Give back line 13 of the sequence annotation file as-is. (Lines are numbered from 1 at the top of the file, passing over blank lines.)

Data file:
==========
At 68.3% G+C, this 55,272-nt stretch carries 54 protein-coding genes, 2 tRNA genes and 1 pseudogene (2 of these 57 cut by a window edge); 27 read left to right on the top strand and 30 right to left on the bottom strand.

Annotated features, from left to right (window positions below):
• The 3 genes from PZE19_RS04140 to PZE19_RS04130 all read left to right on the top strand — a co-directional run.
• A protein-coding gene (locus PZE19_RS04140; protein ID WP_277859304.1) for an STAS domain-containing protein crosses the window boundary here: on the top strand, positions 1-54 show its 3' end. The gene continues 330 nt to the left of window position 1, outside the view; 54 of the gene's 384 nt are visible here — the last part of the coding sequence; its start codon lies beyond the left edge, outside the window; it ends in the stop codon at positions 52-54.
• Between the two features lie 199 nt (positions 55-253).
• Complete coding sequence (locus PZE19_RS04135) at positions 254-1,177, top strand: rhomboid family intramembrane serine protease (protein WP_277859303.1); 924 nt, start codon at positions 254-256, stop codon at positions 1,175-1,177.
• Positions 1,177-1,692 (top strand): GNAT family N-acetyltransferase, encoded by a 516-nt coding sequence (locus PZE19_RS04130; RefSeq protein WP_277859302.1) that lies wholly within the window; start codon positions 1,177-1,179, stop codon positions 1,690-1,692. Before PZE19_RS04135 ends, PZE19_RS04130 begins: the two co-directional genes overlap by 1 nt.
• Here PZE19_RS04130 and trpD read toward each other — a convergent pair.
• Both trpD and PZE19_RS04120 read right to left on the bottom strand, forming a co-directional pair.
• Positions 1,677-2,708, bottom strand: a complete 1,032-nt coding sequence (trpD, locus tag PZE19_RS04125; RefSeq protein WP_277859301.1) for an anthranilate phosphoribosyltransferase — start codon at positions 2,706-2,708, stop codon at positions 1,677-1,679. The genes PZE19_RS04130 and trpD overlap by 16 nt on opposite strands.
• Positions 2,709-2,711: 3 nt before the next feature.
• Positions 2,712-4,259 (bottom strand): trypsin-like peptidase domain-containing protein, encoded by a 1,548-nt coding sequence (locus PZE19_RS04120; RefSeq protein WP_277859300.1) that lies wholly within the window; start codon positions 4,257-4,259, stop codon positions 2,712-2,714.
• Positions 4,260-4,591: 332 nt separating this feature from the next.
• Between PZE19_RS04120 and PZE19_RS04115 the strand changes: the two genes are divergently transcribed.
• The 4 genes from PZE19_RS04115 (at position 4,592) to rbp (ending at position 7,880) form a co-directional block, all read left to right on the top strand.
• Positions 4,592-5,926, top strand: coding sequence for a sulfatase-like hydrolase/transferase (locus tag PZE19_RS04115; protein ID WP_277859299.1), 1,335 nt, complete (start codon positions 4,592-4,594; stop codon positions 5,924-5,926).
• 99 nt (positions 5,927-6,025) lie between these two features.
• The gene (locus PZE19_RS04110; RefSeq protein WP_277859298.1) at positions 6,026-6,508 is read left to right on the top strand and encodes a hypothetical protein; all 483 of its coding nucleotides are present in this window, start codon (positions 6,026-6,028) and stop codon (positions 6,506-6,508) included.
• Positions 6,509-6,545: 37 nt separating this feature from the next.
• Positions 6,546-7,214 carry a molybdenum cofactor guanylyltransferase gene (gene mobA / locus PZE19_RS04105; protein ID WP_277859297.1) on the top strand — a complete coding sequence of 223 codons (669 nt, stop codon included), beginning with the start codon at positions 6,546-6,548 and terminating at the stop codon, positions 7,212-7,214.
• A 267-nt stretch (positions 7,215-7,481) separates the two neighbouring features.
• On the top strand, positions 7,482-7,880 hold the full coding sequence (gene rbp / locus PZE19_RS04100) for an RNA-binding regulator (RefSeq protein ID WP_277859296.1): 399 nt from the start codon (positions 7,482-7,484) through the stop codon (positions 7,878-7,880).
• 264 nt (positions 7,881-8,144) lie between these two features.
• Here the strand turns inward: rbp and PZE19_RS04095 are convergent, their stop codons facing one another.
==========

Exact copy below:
• Positions 4,260-4,591: 332 nt separating this feature from the next.